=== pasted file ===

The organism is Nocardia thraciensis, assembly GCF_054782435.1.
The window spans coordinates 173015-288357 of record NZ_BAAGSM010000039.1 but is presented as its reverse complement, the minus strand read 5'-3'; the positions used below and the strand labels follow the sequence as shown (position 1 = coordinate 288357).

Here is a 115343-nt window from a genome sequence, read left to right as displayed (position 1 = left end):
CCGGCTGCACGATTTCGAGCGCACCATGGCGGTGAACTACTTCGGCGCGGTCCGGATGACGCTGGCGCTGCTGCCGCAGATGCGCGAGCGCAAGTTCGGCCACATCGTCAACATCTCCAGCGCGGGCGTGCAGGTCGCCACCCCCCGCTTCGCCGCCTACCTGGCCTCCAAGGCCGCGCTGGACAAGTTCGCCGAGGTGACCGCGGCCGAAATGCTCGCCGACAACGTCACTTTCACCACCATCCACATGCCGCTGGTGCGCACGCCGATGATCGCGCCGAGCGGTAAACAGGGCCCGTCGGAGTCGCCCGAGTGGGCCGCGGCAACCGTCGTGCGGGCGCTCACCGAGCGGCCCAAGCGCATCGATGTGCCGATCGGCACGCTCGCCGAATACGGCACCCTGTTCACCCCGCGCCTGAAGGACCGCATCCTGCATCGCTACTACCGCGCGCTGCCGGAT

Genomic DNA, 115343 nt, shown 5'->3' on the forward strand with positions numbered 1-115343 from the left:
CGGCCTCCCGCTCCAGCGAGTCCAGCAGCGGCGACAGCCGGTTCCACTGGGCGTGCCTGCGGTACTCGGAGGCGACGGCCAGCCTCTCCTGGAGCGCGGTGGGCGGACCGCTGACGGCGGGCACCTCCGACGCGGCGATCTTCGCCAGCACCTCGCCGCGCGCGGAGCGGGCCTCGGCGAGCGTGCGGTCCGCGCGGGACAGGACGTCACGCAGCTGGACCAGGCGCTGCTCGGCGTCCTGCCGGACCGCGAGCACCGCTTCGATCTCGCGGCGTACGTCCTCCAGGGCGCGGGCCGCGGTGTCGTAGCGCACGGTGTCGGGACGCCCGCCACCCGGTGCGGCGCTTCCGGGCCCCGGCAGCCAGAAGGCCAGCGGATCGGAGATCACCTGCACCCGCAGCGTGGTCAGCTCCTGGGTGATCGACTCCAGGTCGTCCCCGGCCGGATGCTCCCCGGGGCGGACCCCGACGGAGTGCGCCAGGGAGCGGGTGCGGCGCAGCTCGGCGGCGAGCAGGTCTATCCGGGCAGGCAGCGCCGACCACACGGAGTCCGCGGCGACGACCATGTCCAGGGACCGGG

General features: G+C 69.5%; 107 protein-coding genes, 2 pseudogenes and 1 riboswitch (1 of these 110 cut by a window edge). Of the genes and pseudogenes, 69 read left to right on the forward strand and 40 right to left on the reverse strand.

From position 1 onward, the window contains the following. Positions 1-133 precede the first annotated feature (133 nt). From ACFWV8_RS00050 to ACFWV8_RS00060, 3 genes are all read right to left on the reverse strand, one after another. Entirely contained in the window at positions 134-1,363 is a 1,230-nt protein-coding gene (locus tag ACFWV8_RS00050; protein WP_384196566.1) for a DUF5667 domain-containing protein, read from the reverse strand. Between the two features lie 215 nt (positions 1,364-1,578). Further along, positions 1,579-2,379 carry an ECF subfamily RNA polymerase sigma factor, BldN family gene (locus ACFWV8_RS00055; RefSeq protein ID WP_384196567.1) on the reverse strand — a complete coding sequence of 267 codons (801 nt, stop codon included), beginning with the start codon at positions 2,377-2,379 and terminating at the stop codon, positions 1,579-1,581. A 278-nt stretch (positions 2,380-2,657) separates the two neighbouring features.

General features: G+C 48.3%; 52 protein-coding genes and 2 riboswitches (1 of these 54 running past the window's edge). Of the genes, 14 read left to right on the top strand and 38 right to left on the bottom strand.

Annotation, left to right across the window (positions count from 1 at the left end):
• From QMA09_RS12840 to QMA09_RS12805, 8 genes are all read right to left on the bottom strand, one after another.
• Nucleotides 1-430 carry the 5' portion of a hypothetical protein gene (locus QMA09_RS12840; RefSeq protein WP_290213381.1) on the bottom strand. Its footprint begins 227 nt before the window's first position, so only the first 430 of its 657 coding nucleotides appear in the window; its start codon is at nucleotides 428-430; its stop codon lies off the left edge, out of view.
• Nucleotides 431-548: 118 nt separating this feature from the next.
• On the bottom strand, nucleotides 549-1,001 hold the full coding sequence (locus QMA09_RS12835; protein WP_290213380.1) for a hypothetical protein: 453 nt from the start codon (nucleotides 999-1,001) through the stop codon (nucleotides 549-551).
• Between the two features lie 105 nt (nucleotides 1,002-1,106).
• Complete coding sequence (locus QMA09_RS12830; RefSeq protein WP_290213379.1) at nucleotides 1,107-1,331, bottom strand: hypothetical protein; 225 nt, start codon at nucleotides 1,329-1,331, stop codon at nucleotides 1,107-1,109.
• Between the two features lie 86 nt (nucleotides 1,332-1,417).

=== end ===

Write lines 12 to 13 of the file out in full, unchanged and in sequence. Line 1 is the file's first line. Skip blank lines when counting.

• Nucleotides 1-430 carry the 5' portion of a hypothetical protein gene (locus QMA09_RS12840; RefSeq protein WP_290213381.1) on the bottom strand. Its footprint begins 227 nt before the window's first position, so only the first 430 of its 657 coding nucleotides appear in the window; its start codon is at nucleotides 428-430; its stop codon lies off the left edge, out of view.
• Nucleotides 431-548: 118 nt separating this feature from the next.